What My Wife Didn’t Know

I spoke to my wife last night about some of the things I’d learned from the research I did yesterday. I began the conversation by asking her about her perceptions on the sex industry.

Where do prostitutes in Japan come from? My wife (a.k.a. Mrs. P) had assumed they were mostly Russian.

How or why do they come to work in Japan? According to Mrs. P, “Japan is like Heaven” and other countries are dangerous. It’s safer for prostitutes to work here because Japanese people are so kind hearted, unlike their home countries where their customers might hit them. Also, they can make a lot more money in Japan and become rich.

When I give my wife my opinion on something, she’ll usually come up with some argument to counter it. For example, I once told her that I wanted to build a house with a steel frame, so she told me that steel is too expensive and more dangerous during earthquakes. I regularly meet people who behave in the same way; you tell them something and they counter with what they think sounds like a reasonable explanation, even though they don’t really know what they’re talking about. Luckily, I was able to show Mrs. P a Japanese website which explained that building with steel costs about the same as building with wood and that it’s safer during earthquakes, along with other environmental benefits. Afterwards, she was perfectly happy to tell anyone who would listen that steel frame houses are better than wooden houses.

When I told Mrs. P that many prostitutes in Japan come from China, Taiwan, Korea and Southeast Asia, she didn’t seem too surprised. When I told her that many may have been tricked into coming here by being promised a different kind of job, she was very surprised. When I explained that they’re told that they assumed a debt by travelling to Japan which they must pay off through prostitution, she was speechless. I was caught off guard by the absence of a counter-argument, even when I said that these women are threatened and abused so that they don’t try to escape.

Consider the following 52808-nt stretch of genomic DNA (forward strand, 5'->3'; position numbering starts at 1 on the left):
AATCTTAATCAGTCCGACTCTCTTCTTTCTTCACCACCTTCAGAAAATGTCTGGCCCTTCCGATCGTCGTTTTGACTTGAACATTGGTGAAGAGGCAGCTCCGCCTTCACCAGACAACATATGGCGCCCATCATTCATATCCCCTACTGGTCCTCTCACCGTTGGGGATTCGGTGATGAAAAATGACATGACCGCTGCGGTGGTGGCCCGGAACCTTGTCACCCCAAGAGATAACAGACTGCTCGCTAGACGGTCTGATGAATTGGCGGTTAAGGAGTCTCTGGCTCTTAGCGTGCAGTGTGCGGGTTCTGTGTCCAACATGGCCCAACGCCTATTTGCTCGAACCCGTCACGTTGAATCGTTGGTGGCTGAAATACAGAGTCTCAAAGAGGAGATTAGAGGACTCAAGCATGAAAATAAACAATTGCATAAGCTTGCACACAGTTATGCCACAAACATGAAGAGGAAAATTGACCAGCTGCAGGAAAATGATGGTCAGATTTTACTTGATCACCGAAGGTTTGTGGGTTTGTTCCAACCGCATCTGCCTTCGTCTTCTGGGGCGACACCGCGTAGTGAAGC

Next, I told her that Japanese prostitutes may also have been tricked into debt bondage. Still no resistance. I wondered what would make her crack and come up with excuses to explain why I was wrong.

I began to direct the conversation towards the area of child prostitution. Mrs. P didn’t know what the age of consent is in Japan and, surprisingly, didn’t know about compensation dating. When I said that the law prohibits the production and distribution of child pornography, yet allows possession, she was shocked. When I said that some of the children can be as young as 3 years of age, she made a noise that was somewhere between a gasp and a scream.

No counter-argument because she didn’t want to believe that what I was saying could be true. No blank gaze from switching off because she found the issues too boring. This isn’t what I’d expected. I’m not saying that my wife is a bad person and that I’d expected her to believe that there’s nothing wrong with human trafficking or child sex abuse – it’s just normal for me to encounter people, including my wife, who will put up resistance when they’re informed of something new (such as steel frame houses). After all, I’d told her some pretty damning things about what’s happening in her country only a few minutes after she’d said “Japan is like Heaven”.

What I really, really didn’t anticipate was the fact that Mrs. P then began to contribute to the conversation by telling me of how it used to be common for poor people in Japan to sell their children to become labourers or sex workers, once upon a time. She also said that she doesn’t think that Japanese people are aware that the law doesn’t criminalise the possession of child pornography, that the police and lawmakers refute any correlation between simulated child sex exploitation and actual real life abuse, or that the term ‘prostitution’ is so narrowly defined in this country that it is permissible by law for many sexual acts may be sold commercially.

I now feel very positive that change may be effected if the public are properly informed about human trafficking and the obstacles faced by the people trying to eradicate it. We don’t live in Heaven, but maybe Heaven is on its way.

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